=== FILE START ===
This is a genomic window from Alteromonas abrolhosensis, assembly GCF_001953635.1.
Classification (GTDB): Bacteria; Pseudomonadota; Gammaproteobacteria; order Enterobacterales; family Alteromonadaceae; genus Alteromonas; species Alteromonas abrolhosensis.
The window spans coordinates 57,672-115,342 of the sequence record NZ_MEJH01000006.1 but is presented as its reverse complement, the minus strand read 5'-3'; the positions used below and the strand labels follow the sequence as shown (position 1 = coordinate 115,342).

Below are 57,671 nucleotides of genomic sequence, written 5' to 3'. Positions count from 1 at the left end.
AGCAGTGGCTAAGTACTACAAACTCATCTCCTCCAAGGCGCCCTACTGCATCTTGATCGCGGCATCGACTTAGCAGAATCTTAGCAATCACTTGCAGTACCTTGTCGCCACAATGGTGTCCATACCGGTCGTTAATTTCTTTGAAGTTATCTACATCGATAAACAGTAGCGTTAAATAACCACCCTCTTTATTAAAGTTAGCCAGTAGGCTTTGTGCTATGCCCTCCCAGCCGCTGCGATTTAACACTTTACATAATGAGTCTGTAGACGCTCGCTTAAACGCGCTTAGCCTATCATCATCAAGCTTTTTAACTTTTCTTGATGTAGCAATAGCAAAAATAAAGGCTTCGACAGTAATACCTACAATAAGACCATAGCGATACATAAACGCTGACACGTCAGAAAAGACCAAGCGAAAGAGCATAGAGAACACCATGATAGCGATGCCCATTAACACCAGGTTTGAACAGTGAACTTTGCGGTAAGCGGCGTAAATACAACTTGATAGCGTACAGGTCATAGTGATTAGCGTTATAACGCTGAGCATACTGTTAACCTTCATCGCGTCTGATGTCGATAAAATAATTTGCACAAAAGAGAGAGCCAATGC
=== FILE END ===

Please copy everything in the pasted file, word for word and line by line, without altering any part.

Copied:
This is a genomic window from Alteromonas abrolhosensis, assembly GCF_001953635.1.
Classification (GTDB): Bacteria; Pseudomonadota; Gammaproteobacteria; order Enterobacterales; family Alteromonadaceae; genus Alteromonas; species Alteromonas abrolhosensis.
The window spans coordinates 57,672-115,342 of the sequence record NZ_MEJH01000006.1 but is presented as its reverse complement, the minus strand read 5'-3'; the positions used below and the strand labels follow the sequence as shown (position 1 = coordinate 115,342).

Below are 57,671 nucleotides of genomic sequence, written 5' to 3'. Positions count from 1 at the left end.
AGCAGTGGCTAAGTACTACAAACTCATCTCCTCCAAGGCGCCCTACTGCATCTTGATCGCGGCATCGACTTAGCAGAATCTTAGCAATCACTTGCAGTACCTTGTCGCCACAATGGTGTCCATACCGGTCGTTAATTTCTTTGAAGTTATCTACATCGATAAACAGTAGCGTTAAATAACCACCCTCTTTATTAAAGTTAGCCAGTAGGCTTTGTGCTATGCCCTCCCAGCCGCTGCGATTTAACACTTTACATAATGAGTCTGTAGACGCTCGCTTAAACGCGCTTAGCCTATCATCATCAAGCTTTTTAACTTTTCTTGATGTAGCAATAGCAAAAATAAAGGCTTCGACAGTAATACCTACAATAAGACCATAGCGATACATAAACGCTGACACGTCAGAAAAGACCAAGCGAAAGAGCATAGAGAACACCATGATAGCGATGCCCATTAACACCAGGTTTGAACAGTGAACTTTGCGGTAAGCGGCGTAAATACAACTTGATAGCGTACAGGTCATAGTGATTAGCGTTATAACGCTGAGCATACTGTTAACCTTCATCGCGTCTGATGTCGATAAAATAATTTGCACAAAAGAGAGAGCCAATGC